Educational researchers recently made an amazing discovery. They found that a child’s mathematical ability in kindergarten predicts third-grade test scores in both reading and math. Researchers are working to find out why. It could be because early math learning improves the brain for more learning or it could be that being good in math increases a child’s confidence in their ability to learn in other subjects. Or it could be a bit of both. The reason doesn’t matter, however, what matters is that you can easily give your child the gift of school success by working on math skills now by simply expanding and reinforcing what you are already doing.
In addition to counting with your child, introduce simple addition and algebra. For example, while giving out snack crackers put 1 in one hand 3 in the other and ask how many crackers will there be when they are together. Another example: while setting the table for a family of four, take out two spoons and say ‘I have two spoons but I need four. How many more spoons do I need?’ An important skill connected to counting is the ability to recognize the number of items in a group without counting them. Make a snack time game with M&Ms or raisins. Open your hand to show a few pieces, then close your hand back up and ask your child to guess how many he saw. Check the accuracy of the guess by counting. Right or wrong, guesser gets to keep the items.
Math words are as important to learn as number skills. 3-year-olds begin to understand and use words such as ‘up,’ ‘down,’ ‘front,’ back’ while 4-year-olds continue to master directional words such as ‘beside,’ ‘inside’ and ‘outside.’ By age 5 a child should be using directional words correctly in sentences. You expand your child’s comprehension of these words by using them in context and occasionally ‘testing’ to see if they really understand the word. For example, using the word in context, you point and say ‘put away the toy that is under the table.’ An example of testing the same word is to use it in an unusual context without pointing or looking. For example, while facing your child say ‘Put your coat under the table.’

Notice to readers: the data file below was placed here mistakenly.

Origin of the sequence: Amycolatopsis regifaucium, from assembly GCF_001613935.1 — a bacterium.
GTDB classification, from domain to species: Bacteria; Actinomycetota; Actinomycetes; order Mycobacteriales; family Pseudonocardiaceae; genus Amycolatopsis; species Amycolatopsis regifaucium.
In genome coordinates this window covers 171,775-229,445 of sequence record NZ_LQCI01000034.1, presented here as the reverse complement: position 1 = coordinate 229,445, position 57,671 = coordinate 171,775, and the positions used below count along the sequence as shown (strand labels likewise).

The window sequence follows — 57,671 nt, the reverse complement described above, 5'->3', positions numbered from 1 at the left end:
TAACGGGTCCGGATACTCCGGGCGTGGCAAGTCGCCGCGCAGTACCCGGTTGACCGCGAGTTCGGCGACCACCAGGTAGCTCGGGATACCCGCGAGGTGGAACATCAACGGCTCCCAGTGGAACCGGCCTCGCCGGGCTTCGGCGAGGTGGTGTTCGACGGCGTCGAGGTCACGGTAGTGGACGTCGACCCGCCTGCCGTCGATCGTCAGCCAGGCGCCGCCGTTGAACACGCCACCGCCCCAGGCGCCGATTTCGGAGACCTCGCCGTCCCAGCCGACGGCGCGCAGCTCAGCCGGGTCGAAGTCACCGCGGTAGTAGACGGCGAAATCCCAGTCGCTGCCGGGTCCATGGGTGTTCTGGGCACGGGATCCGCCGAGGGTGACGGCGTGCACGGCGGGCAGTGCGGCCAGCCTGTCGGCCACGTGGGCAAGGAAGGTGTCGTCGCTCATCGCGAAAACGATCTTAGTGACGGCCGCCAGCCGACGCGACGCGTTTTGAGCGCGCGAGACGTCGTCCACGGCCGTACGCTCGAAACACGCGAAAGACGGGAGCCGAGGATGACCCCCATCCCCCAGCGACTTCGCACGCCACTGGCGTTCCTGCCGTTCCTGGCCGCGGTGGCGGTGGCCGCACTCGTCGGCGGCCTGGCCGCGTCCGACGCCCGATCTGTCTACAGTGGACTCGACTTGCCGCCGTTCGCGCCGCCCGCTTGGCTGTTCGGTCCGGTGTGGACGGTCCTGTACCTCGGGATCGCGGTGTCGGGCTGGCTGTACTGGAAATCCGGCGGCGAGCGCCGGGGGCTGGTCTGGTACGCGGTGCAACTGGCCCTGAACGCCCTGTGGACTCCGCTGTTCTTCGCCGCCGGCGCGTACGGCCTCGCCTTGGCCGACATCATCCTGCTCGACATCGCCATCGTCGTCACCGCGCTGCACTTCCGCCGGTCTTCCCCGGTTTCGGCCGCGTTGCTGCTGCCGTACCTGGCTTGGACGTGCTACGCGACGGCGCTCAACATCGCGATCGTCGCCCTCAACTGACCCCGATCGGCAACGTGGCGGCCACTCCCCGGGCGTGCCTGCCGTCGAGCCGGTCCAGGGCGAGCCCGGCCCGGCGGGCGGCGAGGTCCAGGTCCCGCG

Another category of math words are those used for comparison in size, length and shape. For example, using the words ‘big,’ ‘bigger’ and ‘biggest’ to compare similar items. A 3-year old begins to compare the sizes of two things while a 4-year old can compare objects using words such as ‘faster’ and ‘heaviest.’ You expand your child’s abilities by pointing out comparisons in daily activities. Commenting on the largest block, the smaller doll, or the round pancake are natural bits of conversation that make a huge improvement in your child’s ability to use and understand these words.
Parents are their child’s first and most consistent teachers. Your child soaks up new knowledge through hands-on play and social interaction. You easily boost your child’s kindergarten readiness math skills by expanding the occasional everyday interaction into math play moments.
Evelyn Satterlee, M.Ed.